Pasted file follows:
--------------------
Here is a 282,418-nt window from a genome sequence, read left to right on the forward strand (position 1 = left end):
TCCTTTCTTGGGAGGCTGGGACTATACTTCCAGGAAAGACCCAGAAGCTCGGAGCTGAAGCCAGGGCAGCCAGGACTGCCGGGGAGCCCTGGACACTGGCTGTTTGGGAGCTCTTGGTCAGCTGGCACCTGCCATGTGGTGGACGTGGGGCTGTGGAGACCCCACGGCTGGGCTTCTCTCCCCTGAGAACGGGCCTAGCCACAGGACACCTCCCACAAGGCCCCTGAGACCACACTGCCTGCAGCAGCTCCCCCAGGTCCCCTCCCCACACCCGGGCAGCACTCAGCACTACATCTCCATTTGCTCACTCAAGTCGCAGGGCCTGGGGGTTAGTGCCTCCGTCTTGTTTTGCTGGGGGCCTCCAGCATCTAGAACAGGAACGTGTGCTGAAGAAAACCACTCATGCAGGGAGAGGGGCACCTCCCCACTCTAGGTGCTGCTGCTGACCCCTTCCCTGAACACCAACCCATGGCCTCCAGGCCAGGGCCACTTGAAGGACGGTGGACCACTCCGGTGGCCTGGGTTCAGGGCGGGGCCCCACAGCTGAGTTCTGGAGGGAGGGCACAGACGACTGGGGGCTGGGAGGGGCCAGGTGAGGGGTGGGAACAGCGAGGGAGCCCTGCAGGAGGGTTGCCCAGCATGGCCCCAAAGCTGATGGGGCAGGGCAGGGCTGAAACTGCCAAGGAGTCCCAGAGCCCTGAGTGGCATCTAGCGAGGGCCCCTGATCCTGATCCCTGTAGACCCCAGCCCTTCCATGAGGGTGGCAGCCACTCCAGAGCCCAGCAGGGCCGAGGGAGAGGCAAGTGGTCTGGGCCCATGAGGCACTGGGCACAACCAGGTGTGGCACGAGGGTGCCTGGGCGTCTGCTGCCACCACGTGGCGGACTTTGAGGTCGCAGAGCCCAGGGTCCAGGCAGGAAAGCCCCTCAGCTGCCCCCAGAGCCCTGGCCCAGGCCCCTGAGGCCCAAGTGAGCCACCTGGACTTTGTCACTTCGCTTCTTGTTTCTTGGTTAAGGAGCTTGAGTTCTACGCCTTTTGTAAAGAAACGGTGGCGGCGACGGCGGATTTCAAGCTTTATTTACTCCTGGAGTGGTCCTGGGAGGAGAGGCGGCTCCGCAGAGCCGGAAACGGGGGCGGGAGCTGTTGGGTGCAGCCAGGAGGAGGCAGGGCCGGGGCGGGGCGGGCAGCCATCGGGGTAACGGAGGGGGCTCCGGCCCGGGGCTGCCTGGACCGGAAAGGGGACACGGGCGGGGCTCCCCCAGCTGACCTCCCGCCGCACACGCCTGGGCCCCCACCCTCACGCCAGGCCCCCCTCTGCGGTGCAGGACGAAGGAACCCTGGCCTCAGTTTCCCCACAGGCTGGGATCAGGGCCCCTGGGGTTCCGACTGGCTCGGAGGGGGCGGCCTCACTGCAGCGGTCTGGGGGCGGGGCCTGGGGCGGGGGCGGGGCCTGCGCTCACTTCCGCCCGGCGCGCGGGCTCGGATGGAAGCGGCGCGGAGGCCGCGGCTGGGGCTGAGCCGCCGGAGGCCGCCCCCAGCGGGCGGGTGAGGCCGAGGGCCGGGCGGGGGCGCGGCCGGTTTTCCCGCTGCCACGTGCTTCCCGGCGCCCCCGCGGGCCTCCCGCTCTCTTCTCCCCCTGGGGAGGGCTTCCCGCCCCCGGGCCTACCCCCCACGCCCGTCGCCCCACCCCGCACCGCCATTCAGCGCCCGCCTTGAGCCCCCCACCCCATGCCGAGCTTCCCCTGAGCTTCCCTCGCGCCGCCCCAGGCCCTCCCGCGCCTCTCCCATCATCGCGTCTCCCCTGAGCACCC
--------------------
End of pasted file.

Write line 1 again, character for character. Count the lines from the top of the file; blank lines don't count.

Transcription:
Here is a 282,418-nt window from a genome sequence, read left to right on the forward strand (position 1 = left end):